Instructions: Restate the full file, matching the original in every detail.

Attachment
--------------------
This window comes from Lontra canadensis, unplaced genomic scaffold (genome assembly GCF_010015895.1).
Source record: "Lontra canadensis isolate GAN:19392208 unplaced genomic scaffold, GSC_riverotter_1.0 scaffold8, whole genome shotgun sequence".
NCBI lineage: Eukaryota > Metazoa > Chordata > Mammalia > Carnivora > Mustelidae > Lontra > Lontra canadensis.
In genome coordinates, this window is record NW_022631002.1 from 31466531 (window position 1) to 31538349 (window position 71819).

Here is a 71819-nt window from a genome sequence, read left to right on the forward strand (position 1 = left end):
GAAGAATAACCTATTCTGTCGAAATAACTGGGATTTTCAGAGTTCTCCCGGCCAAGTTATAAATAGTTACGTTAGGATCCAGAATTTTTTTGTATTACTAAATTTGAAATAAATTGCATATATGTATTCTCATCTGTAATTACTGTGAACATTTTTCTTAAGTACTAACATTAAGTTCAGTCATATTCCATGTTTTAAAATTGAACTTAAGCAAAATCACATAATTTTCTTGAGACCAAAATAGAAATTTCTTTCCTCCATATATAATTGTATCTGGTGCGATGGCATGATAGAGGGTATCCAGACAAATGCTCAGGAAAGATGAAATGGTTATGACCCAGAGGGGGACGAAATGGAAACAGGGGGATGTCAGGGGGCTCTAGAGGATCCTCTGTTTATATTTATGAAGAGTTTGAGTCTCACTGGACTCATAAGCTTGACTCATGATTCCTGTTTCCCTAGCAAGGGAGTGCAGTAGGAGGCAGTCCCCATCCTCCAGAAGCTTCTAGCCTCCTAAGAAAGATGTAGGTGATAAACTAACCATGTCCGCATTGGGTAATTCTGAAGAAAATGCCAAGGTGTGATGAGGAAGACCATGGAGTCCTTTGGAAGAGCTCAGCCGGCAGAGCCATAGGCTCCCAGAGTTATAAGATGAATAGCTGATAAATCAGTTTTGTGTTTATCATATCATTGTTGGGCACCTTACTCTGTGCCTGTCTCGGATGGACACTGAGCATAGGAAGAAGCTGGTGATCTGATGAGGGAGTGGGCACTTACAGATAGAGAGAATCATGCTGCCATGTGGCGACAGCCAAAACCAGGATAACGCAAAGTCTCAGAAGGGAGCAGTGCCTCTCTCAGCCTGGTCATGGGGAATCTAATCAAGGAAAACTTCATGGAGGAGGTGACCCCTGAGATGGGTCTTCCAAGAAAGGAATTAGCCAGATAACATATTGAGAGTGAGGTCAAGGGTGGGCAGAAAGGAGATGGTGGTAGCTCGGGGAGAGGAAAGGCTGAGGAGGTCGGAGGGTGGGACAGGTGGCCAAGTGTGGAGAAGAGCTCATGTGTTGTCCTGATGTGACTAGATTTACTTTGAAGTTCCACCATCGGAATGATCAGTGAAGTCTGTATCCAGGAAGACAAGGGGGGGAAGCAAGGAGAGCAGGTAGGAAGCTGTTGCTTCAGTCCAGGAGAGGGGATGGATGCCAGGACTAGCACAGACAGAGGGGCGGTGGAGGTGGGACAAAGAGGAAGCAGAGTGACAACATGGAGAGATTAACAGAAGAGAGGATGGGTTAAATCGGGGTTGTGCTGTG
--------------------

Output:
This window comes from Lontra canadensis, unplaced genomic scaffold (genome assembly GCF_010015895.1).
Source record: "Lontra canadensis isolate GAN:19392208 unplaced genomic scaffold, GSC_riverotter_1.0 scaffold8, whole genome shotgun sequence".
NCBI lineage: Eukaryota > Metazoa > Chordata > Mammalia > Carnivora > Mustelidae > Lontra > Lontra canadensis.
In genome coordinates, this window is record NW_022631002.1 from 31466531 (window position 1) to 31538349 (window position 71819).

Here is a 71819-nt window from a genome sequence, read left to right on the forward strand (position 1 = left end):
GAAGAATAACCTATTCTGTCGAAATAACTGGGATTTTCAGAGTTCTCCCGGCCAAGTTATAAATAGTTACGTTAGGATCCAGAATTTTTTTGTATTACTAAATTTGAAATAAATTGCATATATGTATTCTCATCTGTAATTACTGTGAACATTTTTCTTAAGTACTAACATTAAGTTCAGTCATATTCCATGTTTTAAAATTGAACTTAAGCAAAATCACATAATTTTCTTGAGACCAAAATAGAAATTTCTTTCCTCCATATATAATTGTATCTGGTGCGATGGCATGATAGAGGGTATCCAGACAAATGCTCAGGAAAGATGAAATGGTTATGACCCAGAGGGGGACGAAATGGAAACAGGGGGATGTCAGGGGGCTCTAGAGGATCCTCTGTTTATATTTATGAAGAGTTTGAGTCTCACTGGACTCATAAGCTTGACTCATGATTCCTGTTTCCCTAGCAAGGGAGTGCAGTAGGAGGCAGTCCCCATCCTCCAGAAGCTTCTAGCCTCCTAAGAAAGATGTAGGTGATAAACTAACCATGTCCGCATTGGGTAATTCTGAAGAAAATGCCAAGGTGTGATGAGGAAGACCATGGAGTCCTTTGGAAGAGCTCAGCCGGCAGAGCCATAGGCTCCCAGAGTTATAAGATGAATAGCTGATAAATCAGTTTTGTGTTTATCATATCATTGTTGGGCACCTTACTCTGTGCCTGTCTCGGATGGACACTGAGCATAGGAAGAAGCTGGTGATCTGATGAGGGAGTGGGCACTTACAGATAGAGAGAATCATGCTGCCATGTGGCGACAGCCAAAACCAGGATAACGCAAAGTCTCAGAAGGGAGCAGTGCCTCTCTCAGCCTGGTCATGGGGAATCTAATCAAGGAAAACTTCATGGAGGAGGTGACCCCTGAGATGGGTCTTCCAAGAAAGGAATTAGCCAGATAACATATTGAGAGTGAGGTCAAGGGTGGGCAGAAAGGAGATGGTGGTAGCTCGGGGAGAGGAAAGGCTGAGGAGGTCGGAGGGTGGGACAGGTGGCCAAGTGTGGAGAAGAGCTCATGTGTTGTCCTGATGTGACTAGATTTACTTTGAAGTTCCACCATCGGAATGATCAGTGAAGTCTGTATCCAGGAAGACAAGGGGGGGAAGCAAGGAGAGCAGGTAGGAAGCTGTTGCTTCAGTCCAGGAGAGGGGATGGATGCCAGGACTAGCACAGACAGAGGGGCGGTGGAGGTGGGACAAAGAGGAAGCAGAGTGACAACATGGAGAGATTAACAGAAGAGAGGATGGGTTAAATCGGGGTTGTGCTGTG